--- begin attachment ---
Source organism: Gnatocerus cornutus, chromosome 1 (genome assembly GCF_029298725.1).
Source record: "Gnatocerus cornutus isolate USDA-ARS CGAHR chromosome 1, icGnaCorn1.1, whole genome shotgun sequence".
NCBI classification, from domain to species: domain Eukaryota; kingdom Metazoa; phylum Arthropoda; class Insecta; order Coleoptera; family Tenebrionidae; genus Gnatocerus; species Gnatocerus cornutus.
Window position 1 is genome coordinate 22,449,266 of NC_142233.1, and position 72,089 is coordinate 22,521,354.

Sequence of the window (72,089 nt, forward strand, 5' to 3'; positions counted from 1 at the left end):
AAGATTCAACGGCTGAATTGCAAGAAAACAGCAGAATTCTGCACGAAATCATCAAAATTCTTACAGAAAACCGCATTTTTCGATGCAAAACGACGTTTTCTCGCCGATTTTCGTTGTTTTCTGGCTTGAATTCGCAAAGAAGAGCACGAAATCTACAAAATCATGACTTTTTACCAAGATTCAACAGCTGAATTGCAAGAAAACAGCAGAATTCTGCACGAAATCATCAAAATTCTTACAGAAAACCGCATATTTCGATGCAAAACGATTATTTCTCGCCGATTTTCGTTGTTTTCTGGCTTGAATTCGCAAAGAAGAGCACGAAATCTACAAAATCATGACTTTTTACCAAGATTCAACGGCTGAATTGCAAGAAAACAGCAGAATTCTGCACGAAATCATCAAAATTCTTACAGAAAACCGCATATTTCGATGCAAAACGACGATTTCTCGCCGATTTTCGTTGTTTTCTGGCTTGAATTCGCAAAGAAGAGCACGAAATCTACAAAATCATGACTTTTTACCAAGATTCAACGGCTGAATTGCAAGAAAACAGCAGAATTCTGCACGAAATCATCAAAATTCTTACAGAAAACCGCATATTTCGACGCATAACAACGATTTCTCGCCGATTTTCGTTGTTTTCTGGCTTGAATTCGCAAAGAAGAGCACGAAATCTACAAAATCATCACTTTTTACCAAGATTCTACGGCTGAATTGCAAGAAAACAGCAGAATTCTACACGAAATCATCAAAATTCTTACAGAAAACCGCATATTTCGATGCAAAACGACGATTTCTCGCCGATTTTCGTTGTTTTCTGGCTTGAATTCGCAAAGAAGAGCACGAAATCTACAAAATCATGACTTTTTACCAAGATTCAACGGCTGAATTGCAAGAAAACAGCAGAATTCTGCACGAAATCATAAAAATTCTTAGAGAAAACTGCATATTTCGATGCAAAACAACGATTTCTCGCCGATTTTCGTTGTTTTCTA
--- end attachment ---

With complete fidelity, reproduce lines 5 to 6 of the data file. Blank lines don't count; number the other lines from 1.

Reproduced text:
Sequence of the window (72,089 nt, forward strand, 5' to 3'; positions counted from 1 at the left end):
AAGATTCAACGGCTGAATTGCAAGAAAACAGCAGAATTCTGCACGAAATCATCAAAATTCTTACAGAAAACCGCATTTTTCGATGCAAAACGACGTTTTCTCGCCGATTTTCGTTGTTTTCTGGCTTGAATTCGCAAAGAAGAGCACGAAATCTACAAAATCATGACTTTTTACCAAGATTCAACAGCTGAATTGCAAGAAAACAGCAGAATTCTGCACGAAATCATCAAAATTCTTACAGAAAACCGCATATTTCGATGCAAAACGATTATTTCTCGCCGATTTTCGTTGTTTTCTGGCTTGAATTCGCAAAGAAGAGCACGAAATCTACAAAATCATGACTTTTTACCAAGATTCAACGGCTGAATTGCAAGAAAACAGCAGAATTCTGCACGAAATCATCAAAATTCTTACAGAAAACCGCATATTTCGATGCAAAACGACGATTTCTCGCCGATTTTCGTTGTTTTCTGGCTTGAATTCGCAAAGAAGAGCACGAAATCTACAAAATCATGACTTTTTACCAAGATTCAACGGCTGAATTGCAAGAAAACAGCAGAATTCTGCACGAAATCATCAAAATTCTTACAGAAAACCGCATATTTCGACGCATAACAACGATTTCTCGCCGATTTTCGTTGTTTTCTGGCTTGAATTCGCAAAGAAGAGCACGAAATCTACAAAATCATCACTTTTTACCAAGATTCTACGGCTGAATTGCAAGAAAACAGCAGAATTCTACACGAAATCATCAAAATTCTTACAGAAAACCGCATATTTCGATGCAAAACGACGATTTCTCGCCGATTTTCGTTGTTTTCTGGCTTGAATTCGCAAAGAAGAGCACGAAATCTACAAAATCATGACTTTTTACCAAGATTCAACGGCTGAATTGCAAGAAAACAGCAGAATTCTGCACGAAATCATAAAAATTCTTAGAGAAAACTGCATATTTCGATGCAAAACAACGATTTCTCGCCGATTTTCGTTGTTTTCTA